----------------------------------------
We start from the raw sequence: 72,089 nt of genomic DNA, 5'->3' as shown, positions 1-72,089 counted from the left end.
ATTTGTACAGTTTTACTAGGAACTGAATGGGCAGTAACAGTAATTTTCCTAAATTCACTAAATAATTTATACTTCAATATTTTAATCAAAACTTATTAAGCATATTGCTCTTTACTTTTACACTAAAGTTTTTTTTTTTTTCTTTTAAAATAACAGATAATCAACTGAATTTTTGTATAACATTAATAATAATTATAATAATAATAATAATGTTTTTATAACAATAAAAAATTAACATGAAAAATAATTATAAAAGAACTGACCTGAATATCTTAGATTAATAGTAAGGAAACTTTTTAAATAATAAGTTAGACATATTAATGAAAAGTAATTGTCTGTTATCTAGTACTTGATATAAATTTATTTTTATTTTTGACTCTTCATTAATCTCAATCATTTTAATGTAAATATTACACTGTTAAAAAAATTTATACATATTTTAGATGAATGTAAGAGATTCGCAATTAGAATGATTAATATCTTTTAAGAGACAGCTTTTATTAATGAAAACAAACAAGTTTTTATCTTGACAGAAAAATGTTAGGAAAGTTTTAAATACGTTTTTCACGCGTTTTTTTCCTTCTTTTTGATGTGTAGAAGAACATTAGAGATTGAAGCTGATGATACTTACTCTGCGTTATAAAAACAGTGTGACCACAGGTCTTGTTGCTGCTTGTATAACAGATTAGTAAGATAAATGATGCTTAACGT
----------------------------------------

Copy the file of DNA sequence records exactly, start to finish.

We start from the raw sequence: 72,089 nt of genomic DNA, 5'->3' as shown, positions 1-72,089 counted from the left end.
ATTTGTACAGTTTTACTAGGAACTGAATGGGCAGTAACAGTAATTTTCCTAAATTCACTAAATAATTTATACTTCAATATTTTAATCAAAACTTATTAAGCATATTGCTCTTTACTTTTACACTAAAGTTTTTTTTTTTTTCTTTTAAAATAACAGATAATCAACTGAATTTTTGTATAACATTAATAATAATTATAATAATAATAATAATGTTTTTATAACAATAAAAAATTAACATGAAAAATAATTATAAAAGAACTGACCTGAATATCTTAGATTAATAGTAAGGAAACTTTTTAAATAATAAGTTAGACATATTAATGAAAAGTAATTGTCTGTTATCTAGTACTTGATATAAATTTATTTTTATTTTTGACTCTTCATTAATCTCAATCATTTTAATGTAAATATTACACTGTTAAAAAAATTTATACATATTTTAGATGAATGTAAGAGATTCGCAATTAGAATGATTAATATCTTTTAAGAGACAGCTTTTATTAATGAAAACAAACAAGTTTTTATCTTGACAGAAAAATGTTAGGAAAGTTTTAAATACGTTTTTCACGCGTTTTTTTCCTTCTTTTTGATGTGTAGAAGAACATTAGAGATTGAAGCTGATGATACTTACTCTGCGTTATAAAAACAGTGTGACCACAGGTCTTGTTGCTGCTTGTATAACAGATTAGTAAGATAAATGATGCTTAACGT